09-06-2013 09:28 AM - edited 09-06-2013 09:30 AM
I researched the subject and decided not to vaccinate my baby, because in my opinion the risks outweighed the benefits. He's six months now, 25 lbs, and an extremely happy and social baby. I recommend reading The Vaccine Book by Dr.Sears.
BUT I only recommend this if breastfeeding. Formula does not provide the same natural protection.
09-06-2013 09:36 AM
Hello! I think it's good to always research topics regarding your parenting style and your childrens' well being - it means you're concerned and want to be sure you're doing the best thing by your kids. I am the mother of two small children and I do get them vaccinated; not just for their own safety and health, but for those around them who may be too ill to receive vaccines or can not receive vaccines for medical reasons. My children are in a playgroup and many of the kids in their playgroup now have brand new baby siblings and pregnant mommies that are all being exposed to our rough rascals of handsy toddlers and preschoolers and I know that by vaccinating my children I'm protecting them from serious illness as well as from being contagious carriers for their friends and their tiny, new tag-along siblings. However, when they were first born I came up with a few rules for our family regarding shots and that included:
1.) The hepatitis vaccine that is typically given at the hosital on day 1, my children would wait to receive at their first pediatrician visit at a week old. This was because no one in my family has hepatitis and my new babies were not at increased risk of contracting it in those first days (they never left the house). My pediatricians were wonderful and very accomodating and I felt better with my children getting the shot to protect their future, but delaying it a bit made me feel like it was giving their bodies a little more time to acclamate to their new world.
2.) I refused for my children to receive more than 3 shots per visit. This is based on anectdotal research that suggests that giving dogs several vaccines at one time can decrease their titers and therefore decrease the effectiveness of the vaccine (meaning they weren't protected or immune). While I realize dogs and people are very different, it was my way of justifying that I didn't feel comfortable with my child leaving the doctor's looking like a pin cushion. Again, my pediatrician has been very accomodating and we've worked out a shot schedule that keeps my children protected and vaccinated, but without over-doing it in one visit. I value the opinions of my pediatricians very much, after all they did study medicine for over 8 years and specialize in working with children, plus have gained new knowledge and experience daily as well as undergone rigorous continuing education programs with the purpose of making and keeping kids healthy - and I, comparatively, only have three years experience as a mother. Finding a pediatrician that was willing to explain the risk and benefits of each vaccine and was willing to listen, address my concerns, work out, and support an alternative shot schedule with me made me feel like I was doing the right thing by my kids.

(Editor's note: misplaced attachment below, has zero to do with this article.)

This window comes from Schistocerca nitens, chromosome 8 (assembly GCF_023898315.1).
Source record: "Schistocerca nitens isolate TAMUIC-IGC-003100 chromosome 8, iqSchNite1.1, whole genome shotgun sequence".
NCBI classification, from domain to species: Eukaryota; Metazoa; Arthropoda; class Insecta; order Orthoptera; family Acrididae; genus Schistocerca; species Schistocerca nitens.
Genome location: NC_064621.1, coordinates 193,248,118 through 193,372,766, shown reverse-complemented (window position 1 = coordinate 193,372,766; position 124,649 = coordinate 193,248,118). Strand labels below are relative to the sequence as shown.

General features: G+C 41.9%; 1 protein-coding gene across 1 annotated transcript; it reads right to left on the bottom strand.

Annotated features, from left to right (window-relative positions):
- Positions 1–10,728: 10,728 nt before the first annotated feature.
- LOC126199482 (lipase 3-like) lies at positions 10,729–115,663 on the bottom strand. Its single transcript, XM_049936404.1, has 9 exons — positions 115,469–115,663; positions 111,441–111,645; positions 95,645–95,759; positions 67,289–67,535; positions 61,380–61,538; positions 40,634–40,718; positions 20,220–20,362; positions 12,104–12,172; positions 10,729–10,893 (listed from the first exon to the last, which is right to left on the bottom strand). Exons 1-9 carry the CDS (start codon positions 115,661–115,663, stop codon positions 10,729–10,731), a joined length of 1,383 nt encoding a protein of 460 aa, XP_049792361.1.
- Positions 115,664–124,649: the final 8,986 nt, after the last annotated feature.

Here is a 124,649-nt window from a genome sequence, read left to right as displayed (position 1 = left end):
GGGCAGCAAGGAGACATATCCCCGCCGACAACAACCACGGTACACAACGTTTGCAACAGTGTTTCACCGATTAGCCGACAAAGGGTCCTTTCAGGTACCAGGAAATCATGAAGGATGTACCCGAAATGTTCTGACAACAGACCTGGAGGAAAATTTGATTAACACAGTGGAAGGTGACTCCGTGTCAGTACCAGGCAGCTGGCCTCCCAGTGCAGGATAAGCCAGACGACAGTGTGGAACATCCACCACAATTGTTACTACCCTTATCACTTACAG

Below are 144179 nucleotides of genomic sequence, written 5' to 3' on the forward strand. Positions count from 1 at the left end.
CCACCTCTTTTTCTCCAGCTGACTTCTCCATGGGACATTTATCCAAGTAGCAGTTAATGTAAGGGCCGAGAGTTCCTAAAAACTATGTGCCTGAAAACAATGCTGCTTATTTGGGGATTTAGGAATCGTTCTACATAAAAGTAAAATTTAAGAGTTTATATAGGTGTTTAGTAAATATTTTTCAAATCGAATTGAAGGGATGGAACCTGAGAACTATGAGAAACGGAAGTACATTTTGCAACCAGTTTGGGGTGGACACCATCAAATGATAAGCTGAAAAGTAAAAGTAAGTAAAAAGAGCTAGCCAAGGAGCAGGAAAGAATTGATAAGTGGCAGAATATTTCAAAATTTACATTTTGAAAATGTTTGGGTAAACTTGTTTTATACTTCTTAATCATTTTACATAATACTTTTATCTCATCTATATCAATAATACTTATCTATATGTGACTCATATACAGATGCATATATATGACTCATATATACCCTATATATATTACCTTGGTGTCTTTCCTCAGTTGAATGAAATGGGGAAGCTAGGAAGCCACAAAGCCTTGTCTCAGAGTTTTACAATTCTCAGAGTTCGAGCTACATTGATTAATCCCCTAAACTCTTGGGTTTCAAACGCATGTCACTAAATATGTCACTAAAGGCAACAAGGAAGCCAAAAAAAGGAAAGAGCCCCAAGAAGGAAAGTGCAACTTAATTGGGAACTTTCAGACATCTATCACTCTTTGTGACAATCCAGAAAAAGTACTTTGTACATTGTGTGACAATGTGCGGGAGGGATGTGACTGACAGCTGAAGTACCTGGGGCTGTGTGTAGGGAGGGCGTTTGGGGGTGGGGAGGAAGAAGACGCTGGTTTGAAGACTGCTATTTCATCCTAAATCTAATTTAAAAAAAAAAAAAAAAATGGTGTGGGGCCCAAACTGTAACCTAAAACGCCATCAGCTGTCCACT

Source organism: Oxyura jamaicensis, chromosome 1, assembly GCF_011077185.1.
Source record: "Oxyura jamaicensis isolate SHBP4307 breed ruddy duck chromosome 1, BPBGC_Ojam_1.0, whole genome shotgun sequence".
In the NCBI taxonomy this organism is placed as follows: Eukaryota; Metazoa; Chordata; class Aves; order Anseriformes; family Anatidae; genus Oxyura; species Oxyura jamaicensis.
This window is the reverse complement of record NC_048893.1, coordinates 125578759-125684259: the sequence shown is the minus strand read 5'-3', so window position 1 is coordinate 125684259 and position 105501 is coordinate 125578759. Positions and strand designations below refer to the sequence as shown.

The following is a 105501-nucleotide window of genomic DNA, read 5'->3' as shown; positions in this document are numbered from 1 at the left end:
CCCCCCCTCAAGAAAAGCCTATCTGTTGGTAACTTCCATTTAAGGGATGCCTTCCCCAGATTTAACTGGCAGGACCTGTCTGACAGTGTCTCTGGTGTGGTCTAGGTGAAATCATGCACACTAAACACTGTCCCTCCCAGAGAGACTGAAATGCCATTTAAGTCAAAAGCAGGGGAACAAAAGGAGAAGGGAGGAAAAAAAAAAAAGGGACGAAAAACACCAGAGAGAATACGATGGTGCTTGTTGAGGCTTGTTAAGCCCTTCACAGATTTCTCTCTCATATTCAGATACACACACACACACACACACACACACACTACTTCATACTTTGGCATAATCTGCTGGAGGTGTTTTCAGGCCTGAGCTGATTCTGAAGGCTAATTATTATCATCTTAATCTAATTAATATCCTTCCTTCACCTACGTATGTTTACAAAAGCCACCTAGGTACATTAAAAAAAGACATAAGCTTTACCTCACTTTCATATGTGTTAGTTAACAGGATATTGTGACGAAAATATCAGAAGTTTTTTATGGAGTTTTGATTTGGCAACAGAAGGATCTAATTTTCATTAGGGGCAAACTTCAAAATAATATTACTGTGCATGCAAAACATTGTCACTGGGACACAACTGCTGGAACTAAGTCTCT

My advice to you, is yes, do your own research and question things, however, keep in mind who you're speaking with and that there is no one true answer for all children. Don't fall into the trap of jumping on board with the latest trend or changing your ideals based on a rant by some preschoolers' mother who can't quote her facts or reference the study she is refering to. I like my alternative shot schedule, but that doesn't mean it's right for your bundle of joy. Find a pediatrician you love and who listens to your concerns and your child will be fine and it's ok to shop for the right doctor - I encourage you to do so, it's so worth it! Good luck!
09-06-2013 11:14 AM
09-06-2013 11:24 AM
09-06-2013 12:28 PM
09-06-2013 02:00 PM
09-06-2013 02:02 PM